When Did They Come to New York? Hong Kongese immigrated with other Cantonese in the late 1840s, but it was not until the Hart-Celler Act of 1965 that a large number of Hong Kongese made their way directly to Metro New York. Although some of these immigrants were refugees from mainland China who escaped to Hong Kong and spoke Mandarin, most were Cantonese speakers who helped maintain Cantonese as the de facto language of Chinese New York. When an announcement was made in 1984 that Britain’s sovereignty over Hong Kong would be transferred to Communist China in 1997, cosmopolitan and capitalistic Hong Kongese became very anxious about what would take place. A mass emigration ensued. One Hong Kongese woman who came to New York during this time insisted, “We don’t have anything against Chinese government—we just want Hong Kong to be free. We just want our freedom.” The Tiananmen Square incident in 1989, in which hundreds of public protestors were killed by the PRC military, only increased Hong Kongese anxiety. Hundreds of thousands of Hong Kongese left the city, some of whom never returned, and some of whom returned with foreign passports that served as their “insurance policies” in case things did not work out under PRC rule. A disproportionate number of these emigrants were wealthy professionals who felt that Hong Kong’s political situation was not good for investment. As a result, New York became a choice destination due to its sizeable Cantonese community, financial opportunities, and the same posh brands they had become accustomed to in Hong Kong. Hong Kong’s transition out of manufacturing into financial services left many working-class people jobless in the 1980s and 1990s as well, prompting many of them to move to New York. With a “one country, two systems” policy that has been honored by the PRC since 1997, Hong Kong’s economy is doing well. Consequently, emigration from Hong Kong has lessened, and some professionals in New York are moving back to Hong Kong.
Where Do They Live? Hong Kongese are still largely concentrated in Metro New York’s Chinatowns. The largest concentrations are in the Chinatowns of Manhattan and Flushing, Queens, although large numbers also exist in Jackson Heights and Elmhurst in Queens and throughout south Brooklyn.
What Do They Believe? Along with other Chinese, over half of Hong Kongese never attend places of worship, which makes them the least religious immigrant group from East Asia. However, unlike mainland Chinese who have been influenced by communism, Hong Kongese are nonreligious due to—among other factors—their materialism. A Hong Kongese pastor in Queens claimed that less than five percent of Hong Kongese in New York are evangelical Christian, which he estimated was lower than the percentage in Hong Kong. A Hong Kongese member from his church claimed, “When I became a Christian, my family thought it was ridiculous. They were so interested in making money, when I gave money to the church they thought it was stupid, like throwing money to the wind.”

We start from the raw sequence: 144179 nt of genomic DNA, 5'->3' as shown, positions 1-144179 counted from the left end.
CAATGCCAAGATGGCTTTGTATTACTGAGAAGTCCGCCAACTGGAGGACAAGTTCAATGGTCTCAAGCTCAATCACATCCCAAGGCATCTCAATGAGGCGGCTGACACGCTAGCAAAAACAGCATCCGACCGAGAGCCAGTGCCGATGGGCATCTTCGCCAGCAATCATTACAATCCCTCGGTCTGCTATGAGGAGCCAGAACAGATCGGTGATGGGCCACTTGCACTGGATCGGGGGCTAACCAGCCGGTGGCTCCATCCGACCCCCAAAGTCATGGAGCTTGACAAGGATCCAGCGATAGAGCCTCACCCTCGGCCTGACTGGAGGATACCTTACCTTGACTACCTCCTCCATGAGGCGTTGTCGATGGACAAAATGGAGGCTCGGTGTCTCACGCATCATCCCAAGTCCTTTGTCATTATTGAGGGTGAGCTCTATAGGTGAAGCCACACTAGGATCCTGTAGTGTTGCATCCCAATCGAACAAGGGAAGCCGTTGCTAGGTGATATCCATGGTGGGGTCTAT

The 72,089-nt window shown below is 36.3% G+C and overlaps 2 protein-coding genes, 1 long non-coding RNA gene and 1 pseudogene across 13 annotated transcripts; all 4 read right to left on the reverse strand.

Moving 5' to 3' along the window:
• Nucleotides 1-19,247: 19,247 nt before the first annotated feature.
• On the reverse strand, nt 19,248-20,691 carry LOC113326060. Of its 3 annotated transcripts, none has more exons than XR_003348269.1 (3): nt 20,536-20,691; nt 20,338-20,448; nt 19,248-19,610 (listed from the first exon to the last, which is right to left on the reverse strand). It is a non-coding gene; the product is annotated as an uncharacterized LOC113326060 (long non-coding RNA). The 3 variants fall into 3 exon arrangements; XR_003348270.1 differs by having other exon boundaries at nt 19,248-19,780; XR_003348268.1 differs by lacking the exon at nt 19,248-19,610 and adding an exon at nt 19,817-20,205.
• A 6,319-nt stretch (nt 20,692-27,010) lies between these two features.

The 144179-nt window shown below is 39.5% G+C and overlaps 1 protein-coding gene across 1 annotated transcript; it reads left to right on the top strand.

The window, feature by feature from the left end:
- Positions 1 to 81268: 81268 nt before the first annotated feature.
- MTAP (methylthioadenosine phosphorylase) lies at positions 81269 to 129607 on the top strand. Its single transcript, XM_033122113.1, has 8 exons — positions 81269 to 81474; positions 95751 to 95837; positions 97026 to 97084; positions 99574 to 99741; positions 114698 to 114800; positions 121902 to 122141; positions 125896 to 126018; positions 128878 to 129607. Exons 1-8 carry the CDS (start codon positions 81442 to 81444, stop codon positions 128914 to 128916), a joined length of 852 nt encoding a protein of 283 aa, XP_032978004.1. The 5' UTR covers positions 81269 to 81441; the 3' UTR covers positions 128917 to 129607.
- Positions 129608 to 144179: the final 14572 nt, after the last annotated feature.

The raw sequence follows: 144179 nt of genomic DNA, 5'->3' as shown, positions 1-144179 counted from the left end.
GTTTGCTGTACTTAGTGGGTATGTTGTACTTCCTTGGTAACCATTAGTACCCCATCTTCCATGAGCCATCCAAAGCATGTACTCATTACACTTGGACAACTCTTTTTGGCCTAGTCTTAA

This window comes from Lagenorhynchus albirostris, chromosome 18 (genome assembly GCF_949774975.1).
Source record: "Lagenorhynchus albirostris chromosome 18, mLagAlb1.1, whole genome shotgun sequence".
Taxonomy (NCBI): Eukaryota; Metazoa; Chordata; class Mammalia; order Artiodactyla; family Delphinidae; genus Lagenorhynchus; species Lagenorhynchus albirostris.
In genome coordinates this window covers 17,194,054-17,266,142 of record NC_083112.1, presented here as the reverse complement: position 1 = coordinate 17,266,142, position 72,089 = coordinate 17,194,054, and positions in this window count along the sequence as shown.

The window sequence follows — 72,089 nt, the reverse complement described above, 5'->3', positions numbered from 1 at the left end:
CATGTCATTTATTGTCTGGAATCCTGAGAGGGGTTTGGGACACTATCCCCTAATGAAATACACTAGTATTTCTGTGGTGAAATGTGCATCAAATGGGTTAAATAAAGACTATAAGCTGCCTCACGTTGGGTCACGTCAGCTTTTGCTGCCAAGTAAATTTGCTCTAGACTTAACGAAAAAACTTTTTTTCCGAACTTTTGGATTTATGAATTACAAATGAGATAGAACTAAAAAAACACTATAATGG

What Are Their Lives Like? Compared to other Chinese, Hong Kongese are disproportionately involved in owning real estate and garment businesses. Even though many Hong Kongese professionals are present, the working-class Hong Kongese outnumber them in Metro New York.
- Hong Kongese refer to themselves as “Cantonese” and are also known as “Hong Kongers.”
- In the Sino-British Joint Declaration of 1984, the two agreed that Britain would transfer sovereignty over Hong Kong to the People’s Republic of China in 1997 and that the socialist system would not be practiced in Hong Kong, nor would Hong Kong’s capitalist system or way of life be changed, for a period of 50 years.
- Most of the Hong Kongese in Metro New York are in the US legally.
- Several Hong Kongese have had success in Hollywood, including Bruce Lee, Jackie Chan, John Woo, and Chow Yun-Fat.
How To Pray: Many Hong Kongese were exposed to the gospel back home but have chosen to live for their material success. Pray that they would invest in the “eternal” instead of the “temporal.”